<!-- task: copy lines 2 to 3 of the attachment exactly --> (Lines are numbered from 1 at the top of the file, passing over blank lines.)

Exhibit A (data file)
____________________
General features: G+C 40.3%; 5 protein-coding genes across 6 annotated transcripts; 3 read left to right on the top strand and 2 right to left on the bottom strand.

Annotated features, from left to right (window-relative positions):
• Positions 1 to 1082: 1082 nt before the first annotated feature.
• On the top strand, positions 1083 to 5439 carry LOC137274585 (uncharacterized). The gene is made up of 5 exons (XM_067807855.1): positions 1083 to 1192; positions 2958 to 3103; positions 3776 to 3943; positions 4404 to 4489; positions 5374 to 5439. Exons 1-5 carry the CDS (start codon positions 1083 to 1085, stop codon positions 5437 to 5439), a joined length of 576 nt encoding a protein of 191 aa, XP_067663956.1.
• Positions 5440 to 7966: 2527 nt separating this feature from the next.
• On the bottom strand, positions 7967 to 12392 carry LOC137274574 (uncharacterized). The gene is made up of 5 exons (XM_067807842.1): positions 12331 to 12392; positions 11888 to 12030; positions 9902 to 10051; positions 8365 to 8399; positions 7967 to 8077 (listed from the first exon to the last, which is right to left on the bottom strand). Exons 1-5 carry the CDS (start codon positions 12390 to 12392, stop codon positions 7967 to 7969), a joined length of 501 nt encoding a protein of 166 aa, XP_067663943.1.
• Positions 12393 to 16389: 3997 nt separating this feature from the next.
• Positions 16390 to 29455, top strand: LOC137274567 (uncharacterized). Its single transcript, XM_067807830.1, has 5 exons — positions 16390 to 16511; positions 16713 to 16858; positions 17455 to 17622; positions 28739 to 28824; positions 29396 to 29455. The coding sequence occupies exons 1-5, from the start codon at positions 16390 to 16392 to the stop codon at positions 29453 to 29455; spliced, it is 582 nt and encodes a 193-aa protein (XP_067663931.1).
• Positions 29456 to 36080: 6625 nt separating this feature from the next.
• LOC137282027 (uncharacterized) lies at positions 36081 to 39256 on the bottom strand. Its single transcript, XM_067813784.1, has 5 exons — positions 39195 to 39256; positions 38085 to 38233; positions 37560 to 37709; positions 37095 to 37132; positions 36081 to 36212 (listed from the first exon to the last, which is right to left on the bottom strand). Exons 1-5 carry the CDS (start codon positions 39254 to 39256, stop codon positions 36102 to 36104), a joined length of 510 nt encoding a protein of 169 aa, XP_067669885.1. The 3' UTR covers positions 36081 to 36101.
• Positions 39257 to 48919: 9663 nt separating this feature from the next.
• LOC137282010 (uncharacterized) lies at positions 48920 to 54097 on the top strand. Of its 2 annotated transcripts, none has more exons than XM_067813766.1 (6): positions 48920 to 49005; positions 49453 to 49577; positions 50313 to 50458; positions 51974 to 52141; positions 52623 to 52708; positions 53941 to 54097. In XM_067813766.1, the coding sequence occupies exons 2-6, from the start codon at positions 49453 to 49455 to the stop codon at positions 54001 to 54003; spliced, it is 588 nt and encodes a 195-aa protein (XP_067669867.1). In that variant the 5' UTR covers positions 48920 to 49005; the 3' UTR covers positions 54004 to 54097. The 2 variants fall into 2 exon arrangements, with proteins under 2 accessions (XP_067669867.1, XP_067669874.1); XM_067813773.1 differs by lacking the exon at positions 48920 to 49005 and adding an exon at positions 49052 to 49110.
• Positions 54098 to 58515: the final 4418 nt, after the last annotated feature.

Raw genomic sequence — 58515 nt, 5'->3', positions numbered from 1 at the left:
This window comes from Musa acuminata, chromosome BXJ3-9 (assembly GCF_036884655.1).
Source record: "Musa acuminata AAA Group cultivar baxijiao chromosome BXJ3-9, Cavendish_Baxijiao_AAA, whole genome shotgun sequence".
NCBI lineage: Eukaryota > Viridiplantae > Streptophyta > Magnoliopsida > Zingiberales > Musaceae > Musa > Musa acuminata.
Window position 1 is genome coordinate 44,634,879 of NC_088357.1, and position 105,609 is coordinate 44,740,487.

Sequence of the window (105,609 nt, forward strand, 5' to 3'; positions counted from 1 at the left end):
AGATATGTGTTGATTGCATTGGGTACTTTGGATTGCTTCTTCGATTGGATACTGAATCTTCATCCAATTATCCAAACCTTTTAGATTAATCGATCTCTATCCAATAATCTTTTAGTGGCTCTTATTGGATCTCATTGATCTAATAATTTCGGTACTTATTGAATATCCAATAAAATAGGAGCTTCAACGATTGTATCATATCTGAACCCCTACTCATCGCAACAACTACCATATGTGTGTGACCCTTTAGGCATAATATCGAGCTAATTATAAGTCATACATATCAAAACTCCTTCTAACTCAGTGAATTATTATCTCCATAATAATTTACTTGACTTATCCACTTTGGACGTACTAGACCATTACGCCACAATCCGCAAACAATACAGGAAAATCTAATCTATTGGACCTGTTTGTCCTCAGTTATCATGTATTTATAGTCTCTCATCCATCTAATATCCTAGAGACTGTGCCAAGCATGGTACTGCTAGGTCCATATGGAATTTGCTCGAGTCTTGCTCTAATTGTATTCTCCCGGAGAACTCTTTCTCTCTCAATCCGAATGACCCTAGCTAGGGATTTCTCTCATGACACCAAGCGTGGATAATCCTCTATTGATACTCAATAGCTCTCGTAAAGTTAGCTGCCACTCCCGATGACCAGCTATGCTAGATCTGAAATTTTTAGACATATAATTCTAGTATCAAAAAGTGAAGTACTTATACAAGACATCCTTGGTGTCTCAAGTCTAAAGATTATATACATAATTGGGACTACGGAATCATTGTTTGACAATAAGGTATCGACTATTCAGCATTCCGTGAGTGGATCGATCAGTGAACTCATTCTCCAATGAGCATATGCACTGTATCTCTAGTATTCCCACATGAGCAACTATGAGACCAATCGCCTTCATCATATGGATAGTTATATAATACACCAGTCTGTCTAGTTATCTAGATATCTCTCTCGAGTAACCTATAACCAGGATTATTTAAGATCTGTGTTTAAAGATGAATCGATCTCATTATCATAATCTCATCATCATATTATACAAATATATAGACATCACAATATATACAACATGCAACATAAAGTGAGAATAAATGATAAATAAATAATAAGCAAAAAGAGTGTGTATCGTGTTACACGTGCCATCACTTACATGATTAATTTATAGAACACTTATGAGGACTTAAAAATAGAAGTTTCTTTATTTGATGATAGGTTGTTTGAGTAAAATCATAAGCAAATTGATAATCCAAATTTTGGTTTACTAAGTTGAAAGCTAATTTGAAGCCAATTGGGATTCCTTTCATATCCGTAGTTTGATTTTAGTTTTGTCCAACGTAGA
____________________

Annotated features, from left to right (window-relative positions):
• Positions 1 to 1082: 1082 nt before the first annotated feature.